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Library Notice

What is Self-archiving?

Green OA is also known as self-archiving. It is a strategy of making scholarly works available online by posting version of the Author’s Manuscript onto a digital platform. The works can be journal articles, conference proceedings, technical reports, theses and dissertations, or data sets.
While most journals permit self-archiving, some, such as medical journals, have specific restrictions. To ensure the self-archiving practice aligns with publishers’ policies, you are advised to read the publisher’s websites and contracts carefully before proceeding to upload your papers.
Some research funds may request researchers to deposit their works in green OA. Researchers should also make sure they adhere to their guidelines while doing so.


Where to Self-Archive?

Authors may self-archive their works in three ways:

  • Subject Repositories
    Subject or disciplinary repositories allow papers to be more readily found by researchers with similar expertise. Before you deposit your works, review the policies of the repositories as they may have restrictions on the versions of manuscript submitted. Here are some examples of subject repositories: is run by Cornell University. It provides e-print archive and distribution service in the fields of physics, mathematics, computer science, quantitative biology, quantitative finance, statistics, electrical engineering and systems science, and economics.

    Social Science Research Network (SSRN) is devoted to the rapid worldwide dissemination of social science research. It covers such specializations as social sciences, applied sciences, health sciences, humanities, life sciences, and physical sciences.

    PhilPapers houses index and bibliography of philosophy maintained by the community of philosophers. It monitors all sources of research content in this area.

  • Institutional Repository
    Institutional repositories are run by universities and organizations. They help ensure that the deposition complies with publishers’ guidelines and make your work consistently retrievable. Lingnan University Library provides Lingnan Scholars, the scholarly portal to capture all research outputs and impacts of our scholars. Click HERE to learn more about our service.
  • Personal Websites
    Many authors have professional websites that describe their research interests and recent publications. Authors often wish to make electronic copies of these publications available for direct download. Make sure your publisher allows such self-archiving before sharing your work.

Compliance with Publisher’s Policies

If your manuscript is published or will be submitted for publication, check the publishers’ policies on self-archiving prior to disseminating your work. Authors are often unaware that they have signed an agreement prohibiting this form of distribution. Restrictions may apply in these aspects:

  • Article version
    Some journals may allow the distribution of pre-peer-reviewed copies but not the final published version. Click HERE for detailed explanations of article versions.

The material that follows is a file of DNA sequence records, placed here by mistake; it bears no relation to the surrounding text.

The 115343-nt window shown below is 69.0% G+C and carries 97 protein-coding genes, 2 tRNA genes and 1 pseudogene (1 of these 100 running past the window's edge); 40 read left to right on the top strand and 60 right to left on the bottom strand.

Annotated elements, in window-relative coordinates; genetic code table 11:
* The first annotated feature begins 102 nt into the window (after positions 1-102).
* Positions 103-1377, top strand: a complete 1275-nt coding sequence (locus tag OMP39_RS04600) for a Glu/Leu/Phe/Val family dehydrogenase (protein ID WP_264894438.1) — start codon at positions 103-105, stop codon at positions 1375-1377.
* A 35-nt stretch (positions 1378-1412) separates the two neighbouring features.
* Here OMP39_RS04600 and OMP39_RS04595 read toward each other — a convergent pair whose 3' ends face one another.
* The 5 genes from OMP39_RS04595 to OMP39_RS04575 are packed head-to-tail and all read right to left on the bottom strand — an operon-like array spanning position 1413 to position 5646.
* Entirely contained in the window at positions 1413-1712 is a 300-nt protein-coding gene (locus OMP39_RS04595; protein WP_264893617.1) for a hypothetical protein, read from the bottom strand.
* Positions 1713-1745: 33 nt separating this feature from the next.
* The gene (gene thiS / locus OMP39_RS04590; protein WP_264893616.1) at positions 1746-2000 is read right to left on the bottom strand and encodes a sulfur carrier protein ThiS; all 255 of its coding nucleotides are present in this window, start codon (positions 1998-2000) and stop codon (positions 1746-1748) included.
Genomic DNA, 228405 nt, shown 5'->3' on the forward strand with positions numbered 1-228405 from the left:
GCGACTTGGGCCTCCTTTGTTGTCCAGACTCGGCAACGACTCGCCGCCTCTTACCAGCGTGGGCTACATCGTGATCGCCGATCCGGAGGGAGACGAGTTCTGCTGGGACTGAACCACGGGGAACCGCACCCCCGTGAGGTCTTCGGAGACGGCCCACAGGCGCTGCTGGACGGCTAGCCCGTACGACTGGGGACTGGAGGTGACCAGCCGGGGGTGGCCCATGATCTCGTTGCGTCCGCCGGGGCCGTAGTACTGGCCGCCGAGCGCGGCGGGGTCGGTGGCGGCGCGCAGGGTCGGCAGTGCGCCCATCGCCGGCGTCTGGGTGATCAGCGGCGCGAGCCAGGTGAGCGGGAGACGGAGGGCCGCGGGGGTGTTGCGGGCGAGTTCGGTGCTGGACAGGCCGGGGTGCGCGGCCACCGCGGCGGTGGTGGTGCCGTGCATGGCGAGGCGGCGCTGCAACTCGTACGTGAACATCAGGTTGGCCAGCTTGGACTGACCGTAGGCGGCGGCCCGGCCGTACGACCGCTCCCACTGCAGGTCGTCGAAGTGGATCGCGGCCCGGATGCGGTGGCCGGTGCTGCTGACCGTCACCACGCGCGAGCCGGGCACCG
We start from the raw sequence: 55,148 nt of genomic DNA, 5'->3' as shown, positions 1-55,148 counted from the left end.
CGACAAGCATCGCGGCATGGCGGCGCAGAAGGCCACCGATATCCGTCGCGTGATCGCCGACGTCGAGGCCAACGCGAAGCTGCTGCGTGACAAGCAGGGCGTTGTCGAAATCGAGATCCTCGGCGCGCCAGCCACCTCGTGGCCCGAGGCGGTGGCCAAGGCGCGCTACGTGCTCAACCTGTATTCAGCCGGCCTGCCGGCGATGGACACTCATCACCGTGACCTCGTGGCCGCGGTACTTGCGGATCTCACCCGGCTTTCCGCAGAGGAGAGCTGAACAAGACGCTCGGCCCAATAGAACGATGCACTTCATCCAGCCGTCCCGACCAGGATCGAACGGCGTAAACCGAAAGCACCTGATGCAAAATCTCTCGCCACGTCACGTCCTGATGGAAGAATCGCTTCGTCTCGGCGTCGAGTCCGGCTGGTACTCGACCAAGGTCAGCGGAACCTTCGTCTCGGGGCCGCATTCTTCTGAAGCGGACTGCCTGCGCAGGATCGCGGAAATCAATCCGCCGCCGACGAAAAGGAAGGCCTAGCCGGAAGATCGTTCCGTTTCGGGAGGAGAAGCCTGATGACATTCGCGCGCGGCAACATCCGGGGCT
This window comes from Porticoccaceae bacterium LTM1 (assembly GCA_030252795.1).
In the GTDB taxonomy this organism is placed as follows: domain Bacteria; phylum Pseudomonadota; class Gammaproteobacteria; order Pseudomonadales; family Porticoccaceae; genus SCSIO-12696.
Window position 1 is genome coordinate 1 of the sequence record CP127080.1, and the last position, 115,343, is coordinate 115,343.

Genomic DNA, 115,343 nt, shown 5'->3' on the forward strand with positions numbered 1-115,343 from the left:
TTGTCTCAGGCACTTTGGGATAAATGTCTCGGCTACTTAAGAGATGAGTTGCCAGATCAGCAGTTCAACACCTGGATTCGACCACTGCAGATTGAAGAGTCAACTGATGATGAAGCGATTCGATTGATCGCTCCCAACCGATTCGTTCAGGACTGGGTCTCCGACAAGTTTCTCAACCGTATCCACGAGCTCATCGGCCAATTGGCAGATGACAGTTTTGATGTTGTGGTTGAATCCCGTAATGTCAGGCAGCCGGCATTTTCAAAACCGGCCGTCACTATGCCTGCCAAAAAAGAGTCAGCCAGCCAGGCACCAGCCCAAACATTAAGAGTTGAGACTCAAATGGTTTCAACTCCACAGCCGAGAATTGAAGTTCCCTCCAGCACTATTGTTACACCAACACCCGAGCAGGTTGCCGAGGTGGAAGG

• Embargo
    In some cases, journals impose an embargo period, meaning that the self-archived copy can only be released after a certain period of time following publication.
  • Credit line and indication of source
    Authors may be requested to add a remark to indicate and link to the source of the final published PDF.

In this table, you can find major publishers' standard policies on self-archiving. Note that this is only a summary of publishers’ guidelines. You are encouraged to look into individual journals for specific rules.

Publisher Policy Site Pre-print Post-print Publisher's version
Cambridge University Press Depends on journals
Elsevier Needs embargo
( Journal Embargo Finder )
Emerald Publishing
Oxford University Press Depends on journals
( Accepted manuscript embargo periods )
Springer Depends on journals / book / book chapters
Taylor & Francis Depends on journals
( Open access cost finder )
Wiley Depends on journals
( Author Compliance Tool )

Individual journal under listed publishers may have separate policies. You are advised to refer to the official journal website for most accurate and updated details. To know more about Self-Archiving Policy of other publishers / specific journals, perform a Search in SHERPA RoMEO, a database of publisher policies on open access and copyright issues

Lastly, if you find out that your publisher or journal prohibits self-archiving, you may initiate an agreement called author addendum with your publisher to retain your author’s rights.



To know more about Self-Archiving Policy of other publishers / specific journals, perform a Search in SHERPA RoMEO, a database of publisher policies on open access and copyright issues:

SHERPA/RoMEO uses Color Classification to help authors determine permissions.

RoMEO Colour Archiving policy
Green Can archive pre-print and post-print or publisher's version/PDF
Blue Can archive post-print (ie final draft post-refereeing) or publisher's version/PDF
Yellow Can archive pre-print (ie pre-refereeing)
White Archiving not formally supported

Authors who wish to publish a copy of their articles will want to look for journals classified as green or blue, then check on any additional restrictions.